It was time for Scott Stringer’s wife and baby to shine.
Elyse Buxbaum–a.k.a. Mrs. Stringer–officially hit the trail for the first time this morning on behalf of her husband’s city comptroller campaign, with the pair’s 11-week-old son, Miles, in tow. Accompanied by public advocate hopeful Reshma Saujani, Ms. Buxbaum visited two senior living centers in Queens, showing off her bundle of joy to the elderly residents milling about before lunch.
“This is his wife,” Stringer spokeswoman Audrey Gelman said to a resident who was familiar with the borough president. “Do you like babies?”
People did, in fact, seem to like babies and one man even jokingly asked Ms. Buxbaum if her husband admitted that Miles was hers.
Taking to the stage in front of a somewhat engaged crowd of elderly citizens awaiting Challah bread, Ms. Buxbaum emphasized her husband’s strong values.
“I’m here to support my husband Scott Stringer who’s running for comptroller. I just want to tell you,” she began, interrupted by the crying baby in her arms. “Do you hear his voice on this? This is saying, ‘Give us your support.’ He’s loud and he’s proud.”
“I just want to tell you that Scott is a very honest man, he has a tremendous amount of integrity,” Ms. Buxbaum continued as her son’s cries quieted. “He has 20 years of leadership and experience serving the public. He is a fighter for the seniors, for children, for students and for women. I am truly proud to be his wife and I do hope that you will give him your support in the comptroller’s race on September 10th.”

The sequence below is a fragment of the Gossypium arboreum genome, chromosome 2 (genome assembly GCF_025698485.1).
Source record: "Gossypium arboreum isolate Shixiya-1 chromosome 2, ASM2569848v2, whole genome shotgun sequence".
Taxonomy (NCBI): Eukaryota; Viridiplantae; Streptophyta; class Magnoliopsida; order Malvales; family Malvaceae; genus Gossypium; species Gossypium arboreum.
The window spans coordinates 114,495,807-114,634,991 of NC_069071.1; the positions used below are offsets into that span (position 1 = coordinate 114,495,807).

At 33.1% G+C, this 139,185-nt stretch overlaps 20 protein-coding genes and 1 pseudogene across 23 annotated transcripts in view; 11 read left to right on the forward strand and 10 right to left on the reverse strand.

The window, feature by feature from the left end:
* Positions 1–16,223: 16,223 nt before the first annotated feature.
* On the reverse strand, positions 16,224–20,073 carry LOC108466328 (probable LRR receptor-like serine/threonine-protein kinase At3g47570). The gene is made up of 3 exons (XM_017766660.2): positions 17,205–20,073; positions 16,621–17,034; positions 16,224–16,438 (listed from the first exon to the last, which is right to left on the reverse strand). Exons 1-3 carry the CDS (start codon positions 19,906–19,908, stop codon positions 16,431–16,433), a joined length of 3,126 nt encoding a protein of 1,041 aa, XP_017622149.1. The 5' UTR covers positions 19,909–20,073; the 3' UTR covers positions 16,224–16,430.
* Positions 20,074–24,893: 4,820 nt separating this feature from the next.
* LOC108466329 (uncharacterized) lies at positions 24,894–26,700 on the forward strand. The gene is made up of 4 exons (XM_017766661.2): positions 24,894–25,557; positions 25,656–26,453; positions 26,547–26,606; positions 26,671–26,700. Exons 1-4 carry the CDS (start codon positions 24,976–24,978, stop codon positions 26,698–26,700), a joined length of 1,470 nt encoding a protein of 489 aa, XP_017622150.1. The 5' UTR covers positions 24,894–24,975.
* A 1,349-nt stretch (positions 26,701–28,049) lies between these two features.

While Ms. Buxbaum has been a constant presence on the campaign trail, the morning marked her first solo events without her husband by her side. But she dismissed the idea that the appearance was part of a deliberate effort to contrast the Manhattan borough president’s photogenic family with that of his scandal-scarred electoral rival, ex-Gov. Eliot Spitzer, whose wife has not made a single appearance on the trail.
“I mean all I can say is that I’m here supporting Scott and there’s nowhere else that I’d rather be,” Ms. Buxbaumold told Politicker, claiming that she couldn’t find a sitter to watch their son this morning. Ms. Buxbaum also declined to talk about Mr. Spitzer’s infamous prostitution scandal and whether the public had forgiven him. “I can’t speak for what other people think,” she said, “what other people are saying.”
Her counterpart today, Ms. Saujani, was far less reserved, however, when it came to criticizing Mr. Spitzer’s indiscretions with women.
“That’s why I launched my coalition ‘Up to Us,’ Ms. Saujani said–plugging her own campaign when asked about the comptroller candidates. “I think that scandals in politics have like taken over the conversation on substance. And women need to talk about substance more than anybody else.”
Ms. Buxbaum said she plans on making more stops during the final weeks of the campaign.